A series of cases have established the principle known as the “domestic relations exception” to federal court jurisdiction. That principle explains why federal courts do not accept cases involving divorce, alimony, child custody or support, which are exclusively heard in state courts.

That principle was recognized as early as 1859, but its clearest statement comes from a Supreme Court decision in 1890, which said: “The whole subject of the domestic relations of husband and wife, parent and child, belongs to the laws of the States and not to the laws of the United States.” That ringing declaration was reaffirmed by the Supreme Court in 1992 and again in 2004.

Religious Freedom Won’t Survive Gay Marriage

A Supreme Court decision that strikes down state marriage laws wouldn’t just be a defeat for marriage. It would also limit our First Amendment right to the free exercise of religion. A group of religious organizations, speakers, and scholars made this point in an amicus brief sent to the Supreme Court in the marriage case. Their brief is an important reminder that same-sex marriage affects many people, not just gay couples.

Christians have expressed views that are not welcomed by powerful people since the very beginning. At the onset of Christianity, that meant preaching in opposition to the customs of Rome. Many believers met gruesome deaths because of their faithfulness. But whether a society accepts their views or not, Christians are still charged with preaching the Word, and that includes the truth about marriage.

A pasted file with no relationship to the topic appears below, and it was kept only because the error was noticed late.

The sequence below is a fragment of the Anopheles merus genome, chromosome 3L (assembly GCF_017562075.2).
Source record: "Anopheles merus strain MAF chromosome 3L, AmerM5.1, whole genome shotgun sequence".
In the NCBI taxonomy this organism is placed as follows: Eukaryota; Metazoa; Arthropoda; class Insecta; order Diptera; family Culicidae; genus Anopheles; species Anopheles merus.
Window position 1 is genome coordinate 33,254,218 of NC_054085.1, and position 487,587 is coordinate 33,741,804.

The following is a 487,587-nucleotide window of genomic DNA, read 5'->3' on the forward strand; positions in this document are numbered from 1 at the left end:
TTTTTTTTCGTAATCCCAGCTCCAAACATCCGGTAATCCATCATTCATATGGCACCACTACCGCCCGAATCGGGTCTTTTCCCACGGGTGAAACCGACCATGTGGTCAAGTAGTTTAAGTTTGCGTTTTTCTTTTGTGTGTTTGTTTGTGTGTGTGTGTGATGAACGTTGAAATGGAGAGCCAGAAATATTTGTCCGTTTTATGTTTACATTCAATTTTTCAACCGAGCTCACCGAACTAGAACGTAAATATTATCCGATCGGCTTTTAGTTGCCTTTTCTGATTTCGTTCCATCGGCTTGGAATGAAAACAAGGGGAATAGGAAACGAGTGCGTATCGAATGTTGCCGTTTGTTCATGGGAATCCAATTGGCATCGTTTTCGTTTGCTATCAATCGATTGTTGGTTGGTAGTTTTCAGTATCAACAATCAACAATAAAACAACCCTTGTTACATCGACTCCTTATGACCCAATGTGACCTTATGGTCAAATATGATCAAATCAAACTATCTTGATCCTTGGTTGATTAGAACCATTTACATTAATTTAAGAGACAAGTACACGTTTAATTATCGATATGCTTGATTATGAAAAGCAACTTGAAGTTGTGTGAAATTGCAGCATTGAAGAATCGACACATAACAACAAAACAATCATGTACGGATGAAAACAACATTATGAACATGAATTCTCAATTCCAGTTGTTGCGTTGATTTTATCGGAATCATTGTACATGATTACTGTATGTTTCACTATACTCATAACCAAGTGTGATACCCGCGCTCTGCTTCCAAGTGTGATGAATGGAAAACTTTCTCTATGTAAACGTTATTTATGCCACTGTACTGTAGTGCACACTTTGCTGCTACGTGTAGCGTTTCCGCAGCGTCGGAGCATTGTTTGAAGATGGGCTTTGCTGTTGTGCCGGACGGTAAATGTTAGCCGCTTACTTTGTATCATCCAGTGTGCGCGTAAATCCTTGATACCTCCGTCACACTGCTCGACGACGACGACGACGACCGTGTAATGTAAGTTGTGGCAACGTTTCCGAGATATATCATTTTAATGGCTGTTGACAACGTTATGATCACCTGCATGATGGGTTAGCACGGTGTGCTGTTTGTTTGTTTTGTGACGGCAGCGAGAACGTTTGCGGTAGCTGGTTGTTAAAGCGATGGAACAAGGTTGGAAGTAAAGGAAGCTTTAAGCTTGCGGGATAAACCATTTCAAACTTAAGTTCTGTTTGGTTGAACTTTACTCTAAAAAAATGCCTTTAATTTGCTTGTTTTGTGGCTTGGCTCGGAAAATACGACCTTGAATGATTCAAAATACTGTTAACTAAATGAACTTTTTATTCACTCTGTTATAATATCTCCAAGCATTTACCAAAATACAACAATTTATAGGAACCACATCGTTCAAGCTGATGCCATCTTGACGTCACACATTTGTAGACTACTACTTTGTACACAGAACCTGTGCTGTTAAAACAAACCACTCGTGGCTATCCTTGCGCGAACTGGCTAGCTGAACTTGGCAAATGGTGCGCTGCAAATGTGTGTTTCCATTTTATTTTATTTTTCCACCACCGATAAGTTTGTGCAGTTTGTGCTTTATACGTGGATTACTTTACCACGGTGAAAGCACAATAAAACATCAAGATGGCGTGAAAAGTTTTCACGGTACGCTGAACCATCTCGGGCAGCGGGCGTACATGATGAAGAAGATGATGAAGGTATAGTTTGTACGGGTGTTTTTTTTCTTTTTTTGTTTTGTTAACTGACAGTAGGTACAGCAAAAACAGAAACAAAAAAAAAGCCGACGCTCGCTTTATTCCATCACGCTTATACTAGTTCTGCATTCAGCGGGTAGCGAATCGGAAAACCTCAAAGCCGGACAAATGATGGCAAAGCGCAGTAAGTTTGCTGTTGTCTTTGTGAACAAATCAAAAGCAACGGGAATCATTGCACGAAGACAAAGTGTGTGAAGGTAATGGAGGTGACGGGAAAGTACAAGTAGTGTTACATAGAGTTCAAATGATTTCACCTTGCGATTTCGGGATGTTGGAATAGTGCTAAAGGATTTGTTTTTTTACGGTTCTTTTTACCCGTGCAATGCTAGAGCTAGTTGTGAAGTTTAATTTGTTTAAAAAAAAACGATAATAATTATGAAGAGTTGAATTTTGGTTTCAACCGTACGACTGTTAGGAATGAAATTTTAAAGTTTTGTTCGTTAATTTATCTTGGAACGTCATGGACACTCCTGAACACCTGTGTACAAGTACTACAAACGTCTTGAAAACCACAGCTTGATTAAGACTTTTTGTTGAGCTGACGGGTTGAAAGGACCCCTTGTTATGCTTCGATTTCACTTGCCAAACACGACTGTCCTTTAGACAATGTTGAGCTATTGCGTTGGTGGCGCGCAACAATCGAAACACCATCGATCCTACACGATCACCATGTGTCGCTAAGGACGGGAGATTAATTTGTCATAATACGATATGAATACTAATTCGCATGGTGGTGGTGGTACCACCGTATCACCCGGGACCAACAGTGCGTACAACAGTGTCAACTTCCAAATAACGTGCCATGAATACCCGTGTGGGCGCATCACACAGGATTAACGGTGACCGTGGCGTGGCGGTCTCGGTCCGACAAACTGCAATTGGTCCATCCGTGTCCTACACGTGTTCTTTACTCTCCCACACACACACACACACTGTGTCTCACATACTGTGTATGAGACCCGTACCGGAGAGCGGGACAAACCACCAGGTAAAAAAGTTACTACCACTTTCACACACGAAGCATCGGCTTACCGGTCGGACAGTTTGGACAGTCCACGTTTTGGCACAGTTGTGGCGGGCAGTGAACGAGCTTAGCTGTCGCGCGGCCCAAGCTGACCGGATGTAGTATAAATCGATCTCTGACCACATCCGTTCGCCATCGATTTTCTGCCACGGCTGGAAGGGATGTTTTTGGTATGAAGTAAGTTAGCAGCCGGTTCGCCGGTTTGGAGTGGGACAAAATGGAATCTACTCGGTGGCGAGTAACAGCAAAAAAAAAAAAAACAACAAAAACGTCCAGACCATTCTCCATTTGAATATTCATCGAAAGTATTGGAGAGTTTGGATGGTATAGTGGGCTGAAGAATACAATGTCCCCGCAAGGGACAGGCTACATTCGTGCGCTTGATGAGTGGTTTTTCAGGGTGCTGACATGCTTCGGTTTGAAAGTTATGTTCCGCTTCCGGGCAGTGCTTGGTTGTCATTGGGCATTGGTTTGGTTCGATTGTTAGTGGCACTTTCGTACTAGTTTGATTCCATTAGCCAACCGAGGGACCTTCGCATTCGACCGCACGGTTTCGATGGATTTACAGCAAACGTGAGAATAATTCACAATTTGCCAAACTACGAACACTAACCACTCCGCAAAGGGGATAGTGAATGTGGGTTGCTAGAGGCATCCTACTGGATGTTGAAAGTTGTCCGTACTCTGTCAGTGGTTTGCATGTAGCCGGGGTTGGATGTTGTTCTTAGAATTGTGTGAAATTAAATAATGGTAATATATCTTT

Our Founding Fathers recognized the dangers of religious persecution, so they guaranteed in the Bill of Rights that all Americans can freely exercise their faith. They view religious freedom as a natural right, essential to everyone’s full participation in our political process.

Religious freedom is now at risk. As the elites in politics and the media come out in favor of same-sex marriage, they try to silence different viewpoints. Defenders of traditional marriage don’t just face the wrath of the cultural powers-that-be, but now must also fight the overpowering weight of our government. The First Amendment was adopted to prevent this from happening, and has always sheltered unpopular groups in our society.

A decision recognizing same-sex marriage would assist the efforts of those who want to silence supporters of traditional marriage.